Beaches Brisbane Review @ The Foundry

  • Written by 
  • Tuesday, 31 October 2017 15:54
Beaches played The Foundry (Brisbane) 28 October, 2017. Beaches played The Foundry (Brisbane) 28 October, 2017.
Brisbane’s Fortitude Valley was the height of activity on Saturday 28 October, with noise from the streets and neighbouring venues bleeding into The Foundry.

The outside noise wasn’t ideal, but Melbourne-based quintet Beaches drowned it out with psychedelic fuzz on the first stop of their tour in support of their latest album ‘Second Of Spring’.

Local shoegazers Ultra Material sounded extraordinary in their opening set. Their synths, melodic guitar, pounding drums and breathy vocals mixed together into a beautiful haze.

Fellow locals Thigh Master also provided support. Rather than the fuzz and textures of the night’s other bands, Thigh Master delivered a set of raw, energetic rock & roll racing through tunes like the scrappy ‘Company’.

Beaches guitarists Ali McCann admitted this was their first gig in over a year. Even with such a long break, they pulverised right from the beginning of feedback-drenched opener ‘Turning’ showing there’s no need for practice when they possess a natural chemistry.

All of Beaches’ set is taken from ‘Second Of Spring’, showcasing some of the great jams from the double album.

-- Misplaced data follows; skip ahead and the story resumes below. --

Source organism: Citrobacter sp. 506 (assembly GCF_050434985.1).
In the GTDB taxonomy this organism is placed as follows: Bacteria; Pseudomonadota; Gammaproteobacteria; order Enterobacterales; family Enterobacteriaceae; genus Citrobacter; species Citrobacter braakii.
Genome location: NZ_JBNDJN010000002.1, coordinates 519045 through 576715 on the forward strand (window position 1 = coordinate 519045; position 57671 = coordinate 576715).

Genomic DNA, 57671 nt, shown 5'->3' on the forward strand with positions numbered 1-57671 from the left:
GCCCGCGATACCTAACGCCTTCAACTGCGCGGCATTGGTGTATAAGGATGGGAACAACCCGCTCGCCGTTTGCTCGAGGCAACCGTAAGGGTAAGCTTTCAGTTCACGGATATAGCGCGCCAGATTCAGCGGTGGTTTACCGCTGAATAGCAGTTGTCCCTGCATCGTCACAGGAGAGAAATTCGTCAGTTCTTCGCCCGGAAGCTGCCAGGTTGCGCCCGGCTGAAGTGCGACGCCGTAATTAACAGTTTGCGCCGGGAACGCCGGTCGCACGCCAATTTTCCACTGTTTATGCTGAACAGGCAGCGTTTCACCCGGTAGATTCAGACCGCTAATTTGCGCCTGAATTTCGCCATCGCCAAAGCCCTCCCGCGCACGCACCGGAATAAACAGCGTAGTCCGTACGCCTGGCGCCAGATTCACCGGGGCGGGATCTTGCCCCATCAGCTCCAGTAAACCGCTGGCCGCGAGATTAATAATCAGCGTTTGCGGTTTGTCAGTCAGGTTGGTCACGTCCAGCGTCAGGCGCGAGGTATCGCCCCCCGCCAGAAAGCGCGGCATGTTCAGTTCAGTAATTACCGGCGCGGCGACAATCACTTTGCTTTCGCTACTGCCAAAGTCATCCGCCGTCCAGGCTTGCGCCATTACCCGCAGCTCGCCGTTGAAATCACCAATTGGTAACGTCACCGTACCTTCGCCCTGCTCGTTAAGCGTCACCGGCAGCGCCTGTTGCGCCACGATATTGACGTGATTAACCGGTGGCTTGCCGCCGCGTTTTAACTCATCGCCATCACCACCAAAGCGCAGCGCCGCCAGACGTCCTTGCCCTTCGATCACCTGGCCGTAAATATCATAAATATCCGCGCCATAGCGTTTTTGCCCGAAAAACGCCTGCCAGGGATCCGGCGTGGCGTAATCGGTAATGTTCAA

From the Black-Sabbath-power-chords of ‘September’ to the sunny leads on ‘Grey Colour’, the band have crafted another fantastic batch of tunes. But watching them perform brought the album to colourful life.

Beaches pushed their instruments hard into a deafening swirl of fuzz, with squealing feedback filling any silence between songs. The highlight was watching Beaches perform the krautrock ‘Divers’.

Bassist Gill Tucker played a propulsive line that synced perfectly with Karla Way’s motorik beat. As Tucker and Way locked eyes, guitarists McCann, Alison Bolger and Antonia Sellbach painted their noises on top, signalling to each other with glances and nods.

The band rode this thrilling groove, repeating it in all its glory, the crowd nodding to the beat throughout. It’s a mesmerising piece lasting five minutes, but could’ve stretched to a half-hour without ever feeling like a drag.

When Beaches finished, the crowd were startled awake by the noise outside. It goes to show Beaches are a band whose music is easy to get lost in; a pleasurable spell to be under.

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